I woke up in Liverpool with a hangover, crammed all my stuff back into my massive Sherpa rucksack, then staggered out to catch a bus to Lime Street station, where I caught the train to Wigan. I was in such a rush that I didn’t bother booking a hotel, thinking that Wigan would be overflowing with B&Bs; and it’d be a simple matter to stroll into one, smartly ding the shiny bell on the desk with the flat of my hand, then announce: ‘I require modestly-priced lodgings for the night, sir!’ to the smiling, deferential hotelier who appeared.
But you’re rushing ahead of me. When I got out at the station, I ended up staggering around for over an hour, first looking for somewhere suitable, then eventually just looking for somewhere to unfold my laptop and find accomodation, without getting my laptop nicked. I phoned several hotels, all of which said they were fully booked. It began spitting. I’m not entirely sure I can do justice to just how depressing a wet Thursday in Wigan feels, especially when you’re carrying a hefty bag and you’ve got nowhere to stay for the night. Every building seemed to be either a pub offering 2 for 1 shooters or £1.20 pints, or a kebab and pizza house. Following a cabbie’s advice, I walked up a hill only to find a boarded up hotel, the paint peeling, the neon sign dead. A man in a blue rollneck and peacoat was asleep in the doorway, his shaven head lolling forward like a big fleshy doorknob. Sirens echoed on the wind down side streets. Skinhead kids in white tracksuits toured in threes and fours, listlessly examining their reflections in windows, smoking fags, heckling each other.
Eventually, I found a room in the Wigan Oak Hotel. Downstairs, they have a conference suite called the George Formby Room. I dumped my stuff, then headed back out to a gig at the Tudor Rose Hotel, a bar a little way into town.
It was a poetry open mic, and I saw an impressive range of acts. The poets were competing with Wigan playing rugby on the big screen next door, and cheers and bellows punctuated the performances. John, who helps run the night, told me: ‘Poets who come down from Manchester to do this night call it “the bearpit”. They’re expecting to get their arses kissed but it doesn’t happen. It’s a tough gig.’
Still a bit shaken from my run of hard gigs, I was dismayed to hear that a gig I’d assumed would be very genteel might end up being the toughest of all.
A woman who was due to read out that night, called Mel, got talking to me. She was very friendly and I was happily complicit in steering her towards a kind of nurturing role, one which I expect came very easily to her, as a teacher.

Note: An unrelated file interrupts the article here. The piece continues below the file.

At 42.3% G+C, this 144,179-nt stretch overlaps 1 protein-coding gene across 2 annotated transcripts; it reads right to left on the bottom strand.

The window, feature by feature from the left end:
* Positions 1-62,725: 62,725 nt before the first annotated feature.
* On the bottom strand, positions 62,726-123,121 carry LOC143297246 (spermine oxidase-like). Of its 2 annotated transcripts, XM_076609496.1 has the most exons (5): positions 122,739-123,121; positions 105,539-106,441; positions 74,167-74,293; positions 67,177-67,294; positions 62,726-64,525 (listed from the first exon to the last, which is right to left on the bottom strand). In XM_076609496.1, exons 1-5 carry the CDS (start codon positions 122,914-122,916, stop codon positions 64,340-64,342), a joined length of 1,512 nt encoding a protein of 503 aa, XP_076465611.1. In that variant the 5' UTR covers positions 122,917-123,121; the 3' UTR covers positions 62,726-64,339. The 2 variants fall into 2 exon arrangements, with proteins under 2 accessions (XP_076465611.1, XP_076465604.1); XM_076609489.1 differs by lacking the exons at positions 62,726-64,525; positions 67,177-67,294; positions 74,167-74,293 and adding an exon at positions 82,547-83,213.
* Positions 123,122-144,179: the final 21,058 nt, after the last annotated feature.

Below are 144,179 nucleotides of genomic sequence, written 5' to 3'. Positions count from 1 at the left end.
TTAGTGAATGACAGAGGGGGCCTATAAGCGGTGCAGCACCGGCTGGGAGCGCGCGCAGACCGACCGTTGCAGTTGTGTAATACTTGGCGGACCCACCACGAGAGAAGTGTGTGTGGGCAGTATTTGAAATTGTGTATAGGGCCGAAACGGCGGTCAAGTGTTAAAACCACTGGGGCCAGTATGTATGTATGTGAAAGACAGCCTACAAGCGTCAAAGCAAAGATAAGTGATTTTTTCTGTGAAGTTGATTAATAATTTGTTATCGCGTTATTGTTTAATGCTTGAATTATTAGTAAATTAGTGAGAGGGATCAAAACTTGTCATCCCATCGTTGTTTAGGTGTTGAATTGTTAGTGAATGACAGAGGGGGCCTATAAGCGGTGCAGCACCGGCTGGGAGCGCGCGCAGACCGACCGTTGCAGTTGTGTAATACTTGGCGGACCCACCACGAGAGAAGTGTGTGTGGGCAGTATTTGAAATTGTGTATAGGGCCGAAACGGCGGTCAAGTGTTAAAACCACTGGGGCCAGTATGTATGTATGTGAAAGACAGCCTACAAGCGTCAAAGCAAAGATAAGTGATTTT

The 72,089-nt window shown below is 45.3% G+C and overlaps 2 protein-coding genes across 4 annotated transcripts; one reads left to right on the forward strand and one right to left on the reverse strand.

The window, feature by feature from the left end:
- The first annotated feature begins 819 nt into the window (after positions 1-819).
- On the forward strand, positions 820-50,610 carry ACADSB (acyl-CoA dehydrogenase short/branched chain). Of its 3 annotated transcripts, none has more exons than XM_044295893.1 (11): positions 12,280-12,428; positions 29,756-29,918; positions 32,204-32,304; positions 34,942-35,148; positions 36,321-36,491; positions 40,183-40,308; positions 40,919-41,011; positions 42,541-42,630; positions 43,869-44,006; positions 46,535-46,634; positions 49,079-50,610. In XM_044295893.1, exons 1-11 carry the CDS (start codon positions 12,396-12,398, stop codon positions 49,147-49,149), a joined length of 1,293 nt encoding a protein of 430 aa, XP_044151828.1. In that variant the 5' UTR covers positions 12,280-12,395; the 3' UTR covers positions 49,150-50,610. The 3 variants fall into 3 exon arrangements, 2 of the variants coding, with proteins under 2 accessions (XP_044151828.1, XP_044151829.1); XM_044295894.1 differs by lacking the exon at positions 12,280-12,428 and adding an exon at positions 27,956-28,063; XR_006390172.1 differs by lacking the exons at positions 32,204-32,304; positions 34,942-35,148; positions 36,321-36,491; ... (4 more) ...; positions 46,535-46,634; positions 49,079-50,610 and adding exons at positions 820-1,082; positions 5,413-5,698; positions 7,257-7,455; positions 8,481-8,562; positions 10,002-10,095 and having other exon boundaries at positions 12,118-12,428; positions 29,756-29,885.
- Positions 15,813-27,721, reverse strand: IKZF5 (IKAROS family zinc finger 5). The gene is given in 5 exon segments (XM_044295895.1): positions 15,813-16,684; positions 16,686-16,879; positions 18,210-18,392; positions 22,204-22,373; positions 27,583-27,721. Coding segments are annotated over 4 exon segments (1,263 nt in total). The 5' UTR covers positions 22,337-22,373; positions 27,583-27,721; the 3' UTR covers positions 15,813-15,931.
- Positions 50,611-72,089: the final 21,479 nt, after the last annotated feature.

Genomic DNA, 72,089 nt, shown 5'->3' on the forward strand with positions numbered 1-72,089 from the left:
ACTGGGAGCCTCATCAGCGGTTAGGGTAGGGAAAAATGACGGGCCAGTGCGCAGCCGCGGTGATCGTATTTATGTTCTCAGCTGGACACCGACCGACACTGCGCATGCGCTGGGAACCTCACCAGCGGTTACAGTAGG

‘Doing this night helped my confidence so much,’ she told me. ‘It’s been incredibly cathartic. It’s full of lovely people. Don’t worry. Just enjoy it.’
‘But a couple of people have referred to tonight as “the bearpit”,’ I said.
‘Oh yeah, it’s a bearpit.’
In the end, it was a very respectful, encouraging crowd. Sure, there was some talking from other parts of the pub, and people passing through to reach the toilets, but compared to the other gigs I’ve done so far, it was bliss. It was really nice to see how people from the rest of the bar would walk through, and stop to listen. I kept expecting them to heckle, but they’d just stand in respectful silence, listened to a poet, then move on. Without a night like Write Out Loud, I doubt they’d ever be exposed to live literature. Maybe they went away thinking ‘that was complete shite’, but still.
When I got back to the hotel, I had a missed call from my dad. Then he rang me. He just wanted to see how I was getting on, and as I tried to explain to him, I ended up bursting into tears. I think all the ups and downs and travelling and unexpectedness of the last 7 days had finally caught up with me. It’s only been a week, but so much has happpened already. I’ve met so many people, and faced a whole slew of new challenges. Dad was really supportive and kind, as he always is.
‘You can stop and come home at any time,’ he said. ‘Nobody will think any less of you.’ Before, when I was feeling down, he gave me what I thought was a really strong, wise piece of advice. He said: ‘It’s not all about you. It’s about what you can do for other people. You need to remember that, and think about what you can do to help others.’ It seemed like a refreshingly practical, unindulgent thing to say, and a useful antidote to too much introspection.
I’ve also been reading about studies that have shown how keeping a diary where you list things that you’re grateful for each week can help raise your overall happiness level. So, with that in mind, let the record show that I’m very grateful for the pesto mash and massive sausages in rich, thick onion gravy that I had for my tea at the Tudor House Hotel. It was proper delicious, filling, no-nonsense British pub grub, and left me with change from a fiver. When all this is over, I want to sit down with some friends and eat a big ol’ homecooked meal. Good food is something I’m definitely grateful for. Just thinking about it cheers me up, and puts a smile on my face. Yum!